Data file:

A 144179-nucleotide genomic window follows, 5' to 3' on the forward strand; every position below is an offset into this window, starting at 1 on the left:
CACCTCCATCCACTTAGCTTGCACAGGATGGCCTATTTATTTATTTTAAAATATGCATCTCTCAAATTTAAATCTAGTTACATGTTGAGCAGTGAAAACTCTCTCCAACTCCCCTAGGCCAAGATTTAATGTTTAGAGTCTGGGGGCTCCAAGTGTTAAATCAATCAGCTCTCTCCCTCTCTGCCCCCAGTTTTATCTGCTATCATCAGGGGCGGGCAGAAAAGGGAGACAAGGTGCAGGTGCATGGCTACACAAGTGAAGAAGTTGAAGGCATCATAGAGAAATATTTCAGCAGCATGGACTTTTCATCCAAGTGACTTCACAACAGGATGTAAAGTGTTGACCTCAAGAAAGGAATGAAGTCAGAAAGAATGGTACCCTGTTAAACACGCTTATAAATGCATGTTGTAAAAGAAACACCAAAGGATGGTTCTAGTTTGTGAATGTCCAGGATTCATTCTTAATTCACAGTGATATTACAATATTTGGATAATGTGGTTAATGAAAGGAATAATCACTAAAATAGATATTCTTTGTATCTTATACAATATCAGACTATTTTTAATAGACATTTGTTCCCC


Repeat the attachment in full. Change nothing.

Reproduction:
A 144179-nucleotide genomic window follows, 5' to 3' on the forward strand; every position below is an offset into this window, starting at 1 on the left:
CACCTCCATCCACTTAGCTTGCACAGGATGGCCTATTTATTTATTTTAAAATATGCATCTCTCAAATTTAAATCTAGTTACATGTTGAGCAGTGAAAACTCTCTCCAACTCCCCTAGGCCAAGATTTAATGTTTAGAGTCTGGGGGCTCCAAGTGTTAAATCAATCAGCTCTCTCCCTCTCTGCCCCCAGTTTTATCTGCTATCATCAGGGGCGGGCAGAAAAGGGAGACAAGGTGCAGGTGCATGGCTACACAAGTGAAGAAGTTGAAGGCATCATAGAGAAATATTTCAGCAGCATGGACTTTTCATCCAAGTGACTTCACAACAGGATGTAAAGTGTTGACCTCAAGAAAGGAATGAAGTCAGAAAGAATGGTACCCTGTTAAACACGCTTATAAATGCATGTTGTAAAAGAAACACCAAAGGATGGTTCTAGTTTGTGAATGTCCAGGATTCATTCTTAATTCACAGTGATATTACAATATTTGGATAATGTGGTTAATGAAAGGAATAATCACTAAAATAGATATTCTTTGTATCTTATACAATATCAGACTATTTTTAATAGACATTTGTTCCCC